Sports Island Freedom is one of the three sports compilations currently available for Kinect. Three. This presents a predicament for Christmas: Kinect Sports, Motion Sports or Sports Island? It's a £40 dilemma, but do allow me to take the strain off by eliminating Sports Island Freedom from the equation. Hudson's attempt sits right up there with Sonic Free Riders (3/10) and Fighters Uncaged (2/10) as one of the worst games for Kinect.

There is one thing going for Sports Island Freedom, and that's choice. The game boasts an impressive selection of ten activities: tennis, beach volleyball, boxing, kendo, dodgeball, paintball, figure skating, mogul skiing, snowboard cross and archery. While the former three have all been done to death, it's nice to see a developer tackling a diverse range of less-prominent sports. If only Hudson put some effort into making the games actually work. I'm starting to sound like a broken record, as most of my recent Kinect reviews can be boiled down to the phrase 'frustrating and unresponsive'.

Dodgeball highlights the problems. A ball is sailing through the air towards your Avatar's face. You jump out the way to avoid it, expecting your Avatar to do the same, but he stands there like a lemon and the ball cracks him on the bonce. The lag is - quite literally - game breaking, forcing players to act far in advance of their natural reaction time. There's barely any fun to be had throwing balls, either; the game automatically locks onto target, and all you have to do is swing an arm through the air. I don't think I ever missed a single throw - playing with AI is an experience completely devoid of skill.

But it's paintball that proves just how miserable this game controls. There are both elimination and capture the flag modes to choose from, but the experience is largely the same regardless. It plays out like a first-person shooter, with players mimicking childhood games of cowboys and Indians by firing imaginary guns. Depending on where you're standing relative to a grid shown on screen, your character will move in that direction. Say, for example, you position yourself in the top left of this grid, your character will strafe in that direction. You can then change where you're looking by moving your gun-like-hand about your virtual environment. There's no lock on system in place, however, and targeting an enemy is near enough impossible. Despite being unbelievably cumbersome, it is interesting. If nothing else it proves that FPS experiences are possible with Kinect, but they're going to need a lot of work.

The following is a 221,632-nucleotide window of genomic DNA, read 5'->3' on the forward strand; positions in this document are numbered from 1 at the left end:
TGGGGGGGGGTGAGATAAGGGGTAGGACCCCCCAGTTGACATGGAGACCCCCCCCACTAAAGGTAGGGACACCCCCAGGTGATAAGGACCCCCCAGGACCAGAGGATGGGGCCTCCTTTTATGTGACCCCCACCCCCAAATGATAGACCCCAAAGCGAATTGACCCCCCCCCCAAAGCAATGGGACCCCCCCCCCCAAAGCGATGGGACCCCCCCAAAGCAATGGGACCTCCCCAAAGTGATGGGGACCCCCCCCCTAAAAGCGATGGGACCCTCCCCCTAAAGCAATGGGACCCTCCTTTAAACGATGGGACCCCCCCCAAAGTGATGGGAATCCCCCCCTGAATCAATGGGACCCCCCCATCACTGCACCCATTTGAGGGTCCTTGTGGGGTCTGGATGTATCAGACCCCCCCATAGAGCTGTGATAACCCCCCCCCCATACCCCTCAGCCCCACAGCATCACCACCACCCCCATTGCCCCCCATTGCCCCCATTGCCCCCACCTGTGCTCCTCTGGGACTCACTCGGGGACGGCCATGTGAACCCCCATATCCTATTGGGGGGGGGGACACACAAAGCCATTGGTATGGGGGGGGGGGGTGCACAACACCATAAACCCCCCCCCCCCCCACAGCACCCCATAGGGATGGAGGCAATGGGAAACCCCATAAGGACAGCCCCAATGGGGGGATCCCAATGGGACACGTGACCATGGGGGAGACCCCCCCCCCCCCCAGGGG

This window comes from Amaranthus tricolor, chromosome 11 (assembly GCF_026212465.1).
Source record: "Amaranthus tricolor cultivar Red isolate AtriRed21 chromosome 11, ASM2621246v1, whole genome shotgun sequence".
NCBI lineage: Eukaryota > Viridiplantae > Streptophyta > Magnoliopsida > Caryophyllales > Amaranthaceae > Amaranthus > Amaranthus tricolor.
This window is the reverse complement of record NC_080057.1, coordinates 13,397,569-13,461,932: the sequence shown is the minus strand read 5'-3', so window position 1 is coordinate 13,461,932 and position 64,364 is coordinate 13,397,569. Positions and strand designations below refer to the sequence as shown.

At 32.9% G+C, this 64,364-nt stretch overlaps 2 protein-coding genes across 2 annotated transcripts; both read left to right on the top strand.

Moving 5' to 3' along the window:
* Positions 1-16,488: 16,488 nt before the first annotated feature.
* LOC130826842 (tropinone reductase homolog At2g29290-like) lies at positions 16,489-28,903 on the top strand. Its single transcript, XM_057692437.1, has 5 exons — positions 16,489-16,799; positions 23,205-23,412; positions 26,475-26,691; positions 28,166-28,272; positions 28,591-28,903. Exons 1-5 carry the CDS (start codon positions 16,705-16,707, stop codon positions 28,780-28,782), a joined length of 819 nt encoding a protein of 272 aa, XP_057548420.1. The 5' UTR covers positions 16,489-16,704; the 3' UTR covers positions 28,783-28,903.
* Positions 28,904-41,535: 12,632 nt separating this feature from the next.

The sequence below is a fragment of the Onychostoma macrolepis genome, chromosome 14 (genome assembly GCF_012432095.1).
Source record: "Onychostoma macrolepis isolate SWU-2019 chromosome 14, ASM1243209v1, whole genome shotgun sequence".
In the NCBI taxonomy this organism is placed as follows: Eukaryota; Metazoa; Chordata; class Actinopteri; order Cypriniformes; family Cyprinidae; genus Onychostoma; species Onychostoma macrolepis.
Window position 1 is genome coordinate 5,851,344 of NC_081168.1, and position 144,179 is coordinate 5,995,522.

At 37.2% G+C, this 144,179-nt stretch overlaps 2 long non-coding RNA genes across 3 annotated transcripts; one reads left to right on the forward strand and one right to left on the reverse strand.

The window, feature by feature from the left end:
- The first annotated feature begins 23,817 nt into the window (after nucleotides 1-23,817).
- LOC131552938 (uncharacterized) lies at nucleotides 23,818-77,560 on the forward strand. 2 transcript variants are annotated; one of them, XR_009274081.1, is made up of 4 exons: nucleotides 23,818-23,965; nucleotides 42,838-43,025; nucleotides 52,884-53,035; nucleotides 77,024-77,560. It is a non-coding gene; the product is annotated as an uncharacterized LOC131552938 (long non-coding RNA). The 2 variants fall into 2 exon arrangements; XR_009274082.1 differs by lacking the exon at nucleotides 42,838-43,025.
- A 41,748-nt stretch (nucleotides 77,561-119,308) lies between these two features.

There's a shred of enjoyment to be had from archery, which seemed to be the least broken of the ten activities on offer. Pulling back an imaginary bow string, players can flick their other hand to the side to release an arrow. At greater distances you'll have to compensate for wind direction, too. It's simple enough not to be ruined by unresponsiveness, although keeping your extended arm fixed on the target requires the kind of steadiness only achievable through copious amounts of diazepam. This is still more enjoyable than anything else the game has to offer.

Boxing's painfully easy, mogul skiing plays itself, kendo is just plain weird and snowboard cross suffers from the same problems as other lean-to-play based Kinect games. The menus take an eternity to navigate, and it often takes longer to set up a game than it does to play it. While I'm all aboard the rant train - there's not even an island to contextualise any of the sports. The title alludes to a hub world of sorts, a place of palm trees, golden beaches and blue waters lapping at the sand. There's none of that here. Each of the ten mini-games is a totally isolated event, the only thing tying them together the labyrinthine menu screens.

If you're looking for a compilation of sports games this Christmas, drop your cash on Kinect Sports, not Sports Island Freedom. Rare's assortment of sporting activities is great fun, with high production values and controls that work. Hudson, on the other hand, presents a collection of barely playable mini-games with dodgy physics, poor controls and not an ounce of charm. If you find this in your stocking this Christmas, you'd better hope Santa was decent enough to leave a gift receipt in there too.